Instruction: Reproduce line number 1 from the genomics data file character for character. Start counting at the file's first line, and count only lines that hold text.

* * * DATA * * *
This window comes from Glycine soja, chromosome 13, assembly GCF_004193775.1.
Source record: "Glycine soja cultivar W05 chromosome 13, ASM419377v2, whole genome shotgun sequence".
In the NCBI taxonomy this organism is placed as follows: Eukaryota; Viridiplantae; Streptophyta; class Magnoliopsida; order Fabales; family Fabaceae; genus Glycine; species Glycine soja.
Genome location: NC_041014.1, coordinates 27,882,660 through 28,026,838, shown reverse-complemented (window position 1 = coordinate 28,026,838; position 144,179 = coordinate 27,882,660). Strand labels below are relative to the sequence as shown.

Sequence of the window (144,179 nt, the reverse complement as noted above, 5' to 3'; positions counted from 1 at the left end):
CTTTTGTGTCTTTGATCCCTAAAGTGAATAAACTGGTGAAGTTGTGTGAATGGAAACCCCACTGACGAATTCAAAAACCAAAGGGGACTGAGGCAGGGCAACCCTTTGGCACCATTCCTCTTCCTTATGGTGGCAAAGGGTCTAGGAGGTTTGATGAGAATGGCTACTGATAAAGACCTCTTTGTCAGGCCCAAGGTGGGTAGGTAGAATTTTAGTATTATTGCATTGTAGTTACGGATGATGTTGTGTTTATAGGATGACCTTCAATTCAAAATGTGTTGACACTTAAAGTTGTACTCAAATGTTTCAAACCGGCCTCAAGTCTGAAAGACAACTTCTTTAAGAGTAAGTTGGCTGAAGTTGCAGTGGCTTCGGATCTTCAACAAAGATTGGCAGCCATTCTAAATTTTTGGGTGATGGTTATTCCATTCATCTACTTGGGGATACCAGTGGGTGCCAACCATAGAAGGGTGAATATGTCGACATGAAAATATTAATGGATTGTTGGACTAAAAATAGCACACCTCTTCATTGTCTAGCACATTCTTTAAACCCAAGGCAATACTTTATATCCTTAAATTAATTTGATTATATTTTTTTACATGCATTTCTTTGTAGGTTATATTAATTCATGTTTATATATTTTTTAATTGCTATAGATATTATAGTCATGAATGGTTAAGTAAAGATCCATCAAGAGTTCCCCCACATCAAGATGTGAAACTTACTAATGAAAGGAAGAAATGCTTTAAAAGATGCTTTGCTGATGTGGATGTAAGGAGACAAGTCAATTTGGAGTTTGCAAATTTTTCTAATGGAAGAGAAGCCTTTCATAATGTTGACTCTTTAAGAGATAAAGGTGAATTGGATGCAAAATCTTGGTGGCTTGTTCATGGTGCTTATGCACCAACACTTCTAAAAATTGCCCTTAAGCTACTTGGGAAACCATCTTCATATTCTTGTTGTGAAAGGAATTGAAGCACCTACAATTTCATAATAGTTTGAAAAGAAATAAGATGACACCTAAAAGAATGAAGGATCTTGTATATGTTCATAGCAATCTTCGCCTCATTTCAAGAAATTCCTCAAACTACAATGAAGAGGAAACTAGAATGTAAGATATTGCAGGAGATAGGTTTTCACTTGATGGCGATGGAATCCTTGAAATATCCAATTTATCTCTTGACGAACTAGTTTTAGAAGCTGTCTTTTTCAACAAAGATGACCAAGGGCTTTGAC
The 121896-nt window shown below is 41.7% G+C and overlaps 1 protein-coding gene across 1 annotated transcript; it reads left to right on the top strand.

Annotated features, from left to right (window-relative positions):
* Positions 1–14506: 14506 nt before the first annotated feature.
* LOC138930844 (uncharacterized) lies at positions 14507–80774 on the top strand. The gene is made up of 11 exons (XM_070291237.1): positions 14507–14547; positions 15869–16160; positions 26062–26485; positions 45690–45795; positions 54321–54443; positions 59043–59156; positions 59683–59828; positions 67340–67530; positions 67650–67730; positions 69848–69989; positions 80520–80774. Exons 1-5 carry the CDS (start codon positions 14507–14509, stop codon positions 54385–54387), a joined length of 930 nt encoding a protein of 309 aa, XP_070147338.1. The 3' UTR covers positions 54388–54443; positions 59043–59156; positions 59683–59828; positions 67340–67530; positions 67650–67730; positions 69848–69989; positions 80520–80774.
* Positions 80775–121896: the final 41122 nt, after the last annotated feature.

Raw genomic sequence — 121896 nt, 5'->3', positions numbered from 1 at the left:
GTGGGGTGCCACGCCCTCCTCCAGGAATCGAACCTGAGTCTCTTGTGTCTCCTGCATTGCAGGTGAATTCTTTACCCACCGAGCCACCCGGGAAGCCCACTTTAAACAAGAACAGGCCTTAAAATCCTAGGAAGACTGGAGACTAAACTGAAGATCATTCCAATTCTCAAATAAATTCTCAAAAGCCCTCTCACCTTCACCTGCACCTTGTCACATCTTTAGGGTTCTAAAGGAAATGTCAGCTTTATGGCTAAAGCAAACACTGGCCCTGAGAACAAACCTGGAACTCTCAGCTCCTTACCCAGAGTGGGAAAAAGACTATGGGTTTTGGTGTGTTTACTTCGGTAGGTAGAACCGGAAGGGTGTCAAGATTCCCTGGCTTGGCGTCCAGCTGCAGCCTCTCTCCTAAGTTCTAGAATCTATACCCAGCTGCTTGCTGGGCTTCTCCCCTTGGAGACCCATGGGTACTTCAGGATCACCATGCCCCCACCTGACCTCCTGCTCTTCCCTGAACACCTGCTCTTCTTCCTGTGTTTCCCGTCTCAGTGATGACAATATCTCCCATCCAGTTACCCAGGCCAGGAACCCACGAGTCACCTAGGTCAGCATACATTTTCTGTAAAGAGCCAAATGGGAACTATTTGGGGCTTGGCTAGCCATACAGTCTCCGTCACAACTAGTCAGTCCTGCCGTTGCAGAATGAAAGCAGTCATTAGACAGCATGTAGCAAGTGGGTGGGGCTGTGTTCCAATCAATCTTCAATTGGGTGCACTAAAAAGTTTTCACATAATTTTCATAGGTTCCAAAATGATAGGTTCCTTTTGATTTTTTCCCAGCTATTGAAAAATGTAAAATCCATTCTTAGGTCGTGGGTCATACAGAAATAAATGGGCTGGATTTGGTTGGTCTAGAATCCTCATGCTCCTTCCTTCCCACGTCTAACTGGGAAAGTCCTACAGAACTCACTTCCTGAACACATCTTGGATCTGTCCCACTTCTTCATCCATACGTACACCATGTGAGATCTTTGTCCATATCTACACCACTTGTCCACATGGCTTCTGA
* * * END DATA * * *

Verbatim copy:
This window comes from Glycine soja, chromosome 13, assembly GCF_004193775.1.